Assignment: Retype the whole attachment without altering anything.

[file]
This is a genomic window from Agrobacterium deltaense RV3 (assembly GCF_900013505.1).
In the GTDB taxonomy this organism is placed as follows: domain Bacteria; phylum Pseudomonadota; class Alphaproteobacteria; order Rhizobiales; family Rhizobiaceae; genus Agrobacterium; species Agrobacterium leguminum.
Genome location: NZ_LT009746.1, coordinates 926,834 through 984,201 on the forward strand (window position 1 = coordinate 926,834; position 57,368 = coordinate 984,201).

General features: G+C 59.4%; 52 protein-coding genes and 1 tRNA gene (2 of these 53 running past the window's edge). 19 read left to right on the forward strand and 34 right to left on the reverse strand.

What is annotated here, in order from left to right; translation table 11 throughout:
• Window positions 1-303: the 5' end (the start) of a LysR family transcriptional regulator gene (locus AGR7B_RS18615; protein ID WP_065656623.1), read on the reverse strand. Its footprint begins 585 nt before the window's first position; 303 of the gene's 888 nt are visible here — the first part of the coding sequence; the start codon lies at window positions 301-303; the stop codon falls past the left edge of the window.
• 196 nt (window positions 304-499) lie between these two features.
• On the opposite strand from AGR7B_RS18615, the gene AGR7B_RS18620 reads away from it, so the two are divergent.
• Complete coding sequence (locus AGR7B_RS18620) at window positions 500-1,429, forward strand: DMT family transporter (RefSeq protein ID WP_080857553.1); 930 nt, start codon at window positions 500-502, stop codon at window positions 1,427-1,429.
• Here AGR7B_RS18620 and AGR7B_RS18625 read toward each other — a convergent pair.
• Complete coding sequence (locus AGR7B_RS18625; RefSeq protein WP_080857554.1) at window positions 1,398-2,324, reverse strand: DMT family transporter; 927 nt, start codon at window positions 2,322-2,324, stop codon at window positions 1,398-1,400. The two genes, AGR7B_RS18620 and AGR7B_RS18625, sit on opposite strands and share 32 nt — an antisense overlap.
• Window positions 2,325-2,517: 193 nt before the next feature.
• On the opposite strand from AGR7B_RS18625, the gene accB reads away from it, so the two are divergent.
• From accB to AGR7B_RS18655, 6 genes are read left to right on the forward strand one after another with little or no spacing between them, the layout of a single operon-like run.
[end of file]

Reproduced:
This is a genomic window from Agrobacterium deltaense RV3 (assembly GCF_900013505.1).
In the GTDB taxonomy this organism is placed as follows: domain Bacteria; phylum Pseudomonadota; class Alphaproteobacteria; order Rhizobiales; family Rhizobiaceae; genus Agrobacterium; species Agrobacterium leguminum.
Genome location: NZ_LT009746.1, coordinates 926,834 through 984,201 on the forward strand (window position 1 = coordinate 926,834; position 57,368 = coordinate 984,201).

General features: G+C 59.4%; 52 protein-coding genes and 1 tRNA gene (2 of these 53 running past the window's edge). 19 read left to right on the forward strand and 34 right to left on the reverse strand.

What is annotated here, in order from left to right; translation table 11 throughout:
• Window positions 1-303: the 5' end (the start) of a LysR family transcriptional regulator gene (locus AGR7B_RS18615; protein ID WP_065656623.1), read on the reverse strand. Its footprint begins 585 nt before the window's first position; 303 of the gene's 888 nt are visible here — the first part of the coding sequence; the start codon lies at window positions 301-303; the stop codon falls past the left edge of the window.
• 196 nt (window positions 304-499) lie between these two features.
• On the opposite strand from AGR7B_RS18615, the gene AGR7B_RS18620 reads away from it, so the two are divergent.
• Complete coding sequence (locus AGR7B_RS18620) at window positions 500-1,429, forward strand: DMT family transporter (RefSeq protein ID WP_080857553.1); 930 nt, start codon at window positions 500-502, stop codon at window positions 1,427-1,429.
• Here AGR7B_RS18620 and AGR7B_RS18625 read toward each other — a convergent pair.
• Complete coding sequence (locus AGR7B_RS18625; RefSeq protein WP_080857554.1) at window positions 1,398-2,324, reverse strand: DMT family transporter; 927 nt, start codon at window positions 2,322-2,324, stop codon at window positions 1,398-1,400. The two genes, AGR7B_RS18620 and AGR7B_RS18625, sit on opposite strands and share 32 nt — an antisense overlap.
• Window positions 2,325-2,517: 193 nt before the next feature.
• On the opposite strand from AGR7B_RS18625, the gene accB reads away from it, so the two are divergent.
• From accB to AGR7B_RS18655, 6 genes are read left to right on the forward strand one after another with little or no spacing between them, the layout of a single operon-like run.